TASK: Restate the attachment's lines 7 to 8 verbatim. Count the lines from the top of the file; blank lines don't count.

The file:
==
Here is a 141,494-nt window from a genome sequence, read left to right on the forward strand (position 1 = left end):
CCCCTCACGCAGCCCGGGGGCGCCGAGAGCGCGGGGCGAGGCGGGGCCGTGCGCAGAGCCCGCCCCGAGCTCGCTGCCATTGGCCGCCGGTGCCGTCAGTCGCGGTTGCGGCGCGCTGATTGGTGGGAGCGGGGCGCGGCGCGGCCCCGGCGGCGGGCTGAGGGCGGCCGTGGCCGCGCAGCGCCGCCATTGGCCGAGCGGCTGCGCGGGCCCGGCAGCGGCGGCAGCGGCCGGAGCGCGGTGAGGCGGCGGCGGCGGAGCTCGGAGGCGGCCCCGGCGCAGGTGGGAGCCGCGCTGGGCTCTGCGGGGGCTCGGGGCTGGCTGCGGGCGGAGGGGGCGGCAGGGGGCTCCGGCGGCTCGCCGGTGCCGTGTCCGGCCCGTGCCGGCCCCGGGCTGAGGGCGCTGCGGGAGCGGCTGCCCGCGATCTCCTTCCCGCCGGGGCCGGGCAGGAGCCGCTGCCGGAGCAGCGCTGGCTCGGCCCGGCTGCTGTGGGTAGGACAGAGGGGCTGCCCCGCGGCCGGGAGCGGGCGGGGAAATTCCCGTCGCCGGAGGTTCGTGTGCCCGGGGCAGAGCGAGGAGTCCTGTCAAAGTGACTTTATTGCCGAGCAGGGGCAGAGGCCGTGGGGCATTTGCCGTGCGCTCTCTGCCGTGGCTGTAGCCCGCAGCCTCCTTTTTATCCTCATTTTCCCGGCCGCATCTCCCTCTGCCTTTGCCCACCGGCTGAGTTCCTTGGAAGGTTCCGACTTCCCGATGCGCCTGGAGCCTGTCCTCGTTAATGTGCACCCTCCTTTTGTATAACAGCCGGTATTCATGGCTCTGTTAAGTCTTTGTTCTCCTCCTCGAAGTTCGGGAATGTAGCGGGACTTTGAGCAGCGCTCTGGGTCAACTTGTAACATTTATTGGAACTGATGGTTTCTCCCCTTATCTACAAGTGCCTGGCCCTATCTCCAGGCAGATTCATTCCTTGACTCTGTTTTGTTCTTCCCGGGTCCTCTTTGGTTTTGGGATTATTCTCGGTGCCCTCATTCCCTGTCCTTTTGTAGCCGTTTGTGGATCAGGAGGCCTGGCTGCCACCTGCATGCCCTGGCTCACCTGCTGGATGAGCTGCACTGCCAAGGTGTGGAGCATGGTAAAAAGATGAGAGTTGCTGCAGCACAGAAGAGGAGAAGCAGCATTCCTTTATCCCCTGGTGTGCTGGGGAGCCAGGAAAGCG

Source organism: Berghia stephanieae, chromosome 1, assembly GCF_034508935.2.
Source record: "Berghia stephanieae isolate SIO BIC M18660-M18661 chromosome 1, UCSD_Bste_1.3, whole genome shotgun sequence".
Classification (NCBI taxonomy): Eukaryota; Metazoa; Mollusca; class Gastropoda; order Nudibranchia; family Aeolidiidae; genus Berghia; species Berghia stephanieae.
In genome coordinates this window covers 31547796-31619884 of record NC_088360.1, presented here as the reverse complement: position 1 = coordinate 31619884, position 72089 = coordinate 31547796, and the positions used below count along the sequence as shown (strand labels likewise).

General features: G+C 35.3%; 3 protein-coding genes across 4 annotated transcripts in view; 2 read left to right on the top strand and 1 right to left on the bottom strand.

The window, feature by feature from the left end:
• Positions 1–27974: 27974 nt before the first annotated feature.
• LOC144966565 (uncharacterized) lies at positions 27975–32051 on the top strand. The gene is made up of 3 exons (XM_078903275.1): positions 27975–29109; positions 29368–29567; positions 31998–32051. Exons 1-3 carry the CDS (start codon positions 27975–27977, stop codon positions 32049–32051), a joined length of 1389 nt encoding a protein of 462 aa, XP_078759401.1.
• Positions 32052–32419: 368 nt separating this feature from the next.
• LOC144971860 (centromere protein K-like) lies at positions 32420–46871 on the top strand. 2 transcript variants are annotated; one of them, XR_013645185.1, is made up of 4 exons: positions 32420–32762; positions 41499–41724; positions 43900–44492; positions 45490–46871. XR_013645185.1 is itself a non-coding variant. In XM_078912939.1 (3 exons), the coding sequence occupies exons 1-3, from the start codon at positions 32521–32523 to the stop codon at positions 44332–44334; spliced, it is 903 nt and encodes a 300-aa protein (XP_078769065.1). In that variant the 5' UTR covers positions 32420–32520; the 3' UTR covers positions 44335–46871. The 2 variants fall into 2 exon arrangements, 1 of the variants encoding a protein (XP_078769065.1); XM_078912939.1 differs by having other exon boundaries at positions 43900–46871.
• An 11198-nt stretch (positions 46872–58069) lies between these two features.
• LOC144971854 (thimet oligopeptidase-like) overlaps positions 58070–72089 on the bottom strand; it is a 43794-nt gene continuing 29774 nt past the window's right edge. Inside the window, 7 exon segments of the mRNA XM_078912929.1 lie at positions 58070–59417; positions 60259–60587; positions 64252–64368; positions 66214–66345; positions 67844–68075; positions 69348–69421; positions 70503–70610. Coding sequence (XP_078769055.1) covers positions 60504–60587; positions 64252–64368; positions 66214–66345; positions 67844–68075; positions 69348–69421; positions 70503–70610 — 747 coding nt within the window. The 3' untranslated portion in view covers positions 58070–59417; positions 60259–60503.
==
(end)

General features: G+C 35.3%; 3 protein-coding genes across 4 annotated transcripts in view; 2 read left to right on the top strand and 1 right to left on the bottom strand.

The window, feature by feature from the left end: